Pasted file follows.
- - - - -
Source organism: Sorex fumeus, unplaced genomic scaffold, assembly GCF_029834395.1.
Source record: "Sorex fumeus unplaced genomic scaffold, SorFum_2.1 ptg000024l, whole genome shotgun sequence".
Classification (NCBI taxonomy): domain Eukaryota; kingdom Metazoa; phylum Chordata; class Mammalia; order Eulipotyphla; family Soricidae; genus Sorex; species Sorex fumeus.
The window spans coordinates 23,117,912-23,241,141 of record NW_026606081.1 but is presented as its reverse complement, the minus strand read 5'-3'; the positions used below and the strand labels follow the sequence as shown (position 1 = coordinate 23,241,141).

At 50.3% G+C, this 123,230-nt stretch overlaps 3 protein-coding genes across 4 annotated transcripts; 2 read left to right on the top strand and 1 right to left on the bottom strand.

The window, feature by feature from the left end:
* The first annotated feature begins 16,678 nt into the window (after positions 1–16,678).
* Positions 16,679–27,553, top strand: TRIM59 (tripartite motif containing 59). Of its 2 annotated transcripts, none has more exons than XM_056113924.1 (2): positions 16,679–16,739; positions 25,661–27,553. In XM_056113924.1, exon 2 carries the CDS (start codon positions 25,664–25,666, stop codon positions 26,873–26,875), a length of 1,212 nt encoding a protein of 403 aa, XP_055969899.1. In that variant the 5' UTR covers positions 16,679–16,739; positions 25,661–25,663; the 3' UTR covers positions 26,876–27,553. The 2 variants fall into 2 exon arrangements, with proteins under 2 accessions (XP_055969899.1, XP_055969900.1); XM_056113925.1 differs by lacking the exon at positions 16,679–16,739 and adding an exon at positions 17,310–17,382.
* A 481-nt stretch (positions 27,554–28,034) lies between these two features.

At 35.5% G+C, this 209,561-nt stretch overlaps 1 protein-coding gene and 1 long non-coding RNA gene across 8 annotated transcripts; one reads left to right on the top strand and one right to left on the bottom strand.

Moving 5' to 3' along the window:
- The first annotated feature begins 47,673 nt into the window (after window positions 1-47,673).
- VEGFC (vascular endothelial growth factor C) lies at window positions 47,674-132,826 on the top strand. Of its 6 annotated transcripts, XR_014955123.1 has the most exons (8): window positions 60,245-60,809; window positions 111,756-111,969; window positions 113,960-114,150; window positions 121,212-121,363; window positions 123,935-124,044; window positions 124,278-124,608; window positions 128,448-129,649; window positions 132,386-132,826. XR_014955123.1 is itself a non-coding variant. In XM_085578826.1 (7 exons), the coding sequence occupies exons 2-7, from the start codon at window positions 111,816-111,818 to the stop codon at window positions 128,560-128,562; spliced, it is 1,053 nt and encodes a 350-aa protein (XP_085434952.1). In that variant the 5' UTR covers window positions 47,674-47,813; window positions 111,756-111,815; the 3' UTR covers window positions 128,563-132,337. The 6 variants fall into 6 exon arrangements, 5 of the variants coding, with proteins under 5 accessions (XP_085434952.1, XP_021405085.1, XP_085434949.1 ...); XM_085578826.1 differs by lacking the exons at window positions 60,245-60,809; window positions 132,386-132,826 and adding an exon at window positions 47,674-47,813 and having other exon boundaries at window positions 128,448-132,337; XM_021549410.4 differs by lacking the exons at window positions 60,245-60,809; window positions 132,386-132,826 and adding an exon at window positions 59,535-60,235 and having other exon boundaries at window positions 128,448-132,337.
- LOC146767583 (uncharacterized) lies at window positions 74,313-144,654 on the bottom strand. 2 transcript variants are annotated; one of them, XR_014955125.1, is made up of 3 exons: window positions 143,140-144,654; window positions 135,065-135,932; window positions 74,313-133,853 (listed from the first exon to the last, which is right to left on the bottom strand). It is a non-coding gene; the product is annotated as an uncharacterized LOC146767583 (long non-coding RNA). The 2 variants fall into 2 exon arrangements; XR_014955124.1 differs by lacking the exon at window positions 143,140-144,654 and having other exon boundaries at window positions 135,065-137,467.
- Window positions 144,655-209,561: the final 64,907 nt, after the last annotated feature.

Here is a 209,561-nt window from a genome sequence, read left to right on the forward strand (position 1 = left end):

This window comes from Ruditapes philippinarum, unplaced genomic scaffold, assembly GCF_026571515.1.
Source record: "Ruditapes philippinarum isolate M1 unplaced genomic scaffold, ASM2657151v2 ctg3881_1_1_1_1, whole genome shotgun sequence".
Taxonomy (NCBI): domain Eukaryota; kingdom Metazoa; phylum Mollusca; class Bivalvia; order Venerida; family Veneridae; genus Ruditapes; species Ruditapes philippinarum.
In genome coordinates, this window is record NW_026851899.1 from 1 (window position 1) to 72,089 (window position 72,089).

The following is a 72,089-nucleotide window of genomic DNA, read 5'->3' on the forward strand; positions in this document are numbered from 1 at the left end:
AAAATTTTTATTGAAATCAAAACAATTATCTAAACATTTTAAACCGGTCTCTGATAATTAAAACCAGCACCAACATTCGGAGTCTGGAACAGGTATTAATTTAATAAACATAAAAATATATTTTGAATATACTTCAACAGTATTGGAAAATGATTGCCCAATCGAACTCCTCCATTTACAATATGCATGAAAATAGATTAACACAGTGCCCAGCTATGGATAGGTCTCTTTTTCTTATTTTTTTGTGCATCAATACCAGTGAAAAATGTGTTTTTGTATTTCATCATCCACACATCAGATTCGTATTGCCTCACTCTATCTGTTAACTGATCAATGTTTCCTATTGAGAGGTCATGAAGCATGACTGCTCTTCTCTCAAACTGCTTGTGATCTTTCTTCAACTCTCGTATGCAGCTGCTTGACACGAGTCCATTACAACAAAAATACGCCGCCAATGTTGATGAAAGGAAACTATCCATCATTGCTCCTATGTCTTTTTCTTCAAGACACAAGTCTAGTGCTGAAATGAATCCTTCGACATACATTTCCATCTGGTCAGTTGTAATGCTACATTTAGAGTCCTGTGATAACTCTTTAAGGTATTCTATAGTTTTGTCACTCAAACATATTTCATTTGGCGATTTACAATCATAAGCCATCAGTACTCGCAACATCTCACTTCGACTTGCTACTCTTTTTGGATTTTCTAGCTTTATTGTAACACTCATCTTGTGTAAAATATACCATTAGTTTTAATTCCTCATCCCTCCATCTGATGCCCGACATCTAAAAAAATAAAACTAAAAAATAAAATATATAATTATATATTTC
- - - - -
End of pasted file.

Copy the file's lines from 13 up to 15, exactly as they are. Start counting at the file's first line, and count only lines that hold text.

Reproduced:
- VEGFC (vascular endothelial growth factor C) lies at window positions 47,674-132,826 on the top strand. Of its 6 annotated transcripts, XR_014955123.1 has the most exons (8): window positions 60,245-60,809; window positions 111,756-111,969; window positions 113,960-114,150; window positions 121,212-121,363; window positions 123,935-124,044; window positions 124,278-124,608; window positions 128,448-129,649; window positions 132,386-132,826. XR_014955123.1 is itself a non-coding variant. In XM_085578826.1 (7 exons), the coding sequence occupies exons 2-7, from the start codon at window positions 111,816-111,818 to the stop codon at window positions 128,560-128,562; spliced, it is 1,053 nt and encodes a 350-aa protein (XP_085434952.1). In that variant the 5' UTR covers window positions 47,674-47,813; window positions 111,756-111,815; the 3' UTR covers window positions 128,563-132,337. The 6 variants fall into 6 exon arrangements, 5 of the variants coding, with proteins under 5 accessions (XP_085434952.1, XP_021405085.1, XP_085434949.1 ...); XM_085578826.1 differs by lacking the exons at window positions 60,245-60,809; window positions 132,386-132,826 and adding an exon at window positions 47,674-47,813 and having other exon boundaries at window positions 128,448-132,337; XM_021549410.4 differs by lacking the exons at window positions 60,245-60,809; window positions 132,386-132,826 and adding an exon at window positions 59,535-60,235 and having other exon boundaries at window positions 128,448-132,337.
- LOC146767583 (uncharacterized) lies at window positions 74,313-144,654 on the bottom strand. 2 transcript variants are annotated; one of them, XR_014955125.1, is made up of 3 exons: window positions 143,140-144,654; window positions 135,065-135,932; window positions 74,313-133,853 (listed from the first exon to the last, which is right to left on the bottom strand). It is a non-coding gene; the product is annotated as an uncharacterized LOC146767583 (long non-coding RNA). The 2 variants fall into 2 exon arrangements; XR_014955124.1 differs by lacking the exon at window positions 143,140-144,654 and having other exon boundaries at window positions 135,065-137,467.
- Window positions 144,655-209,561: the final 64,907 nt, after the last annotated feature.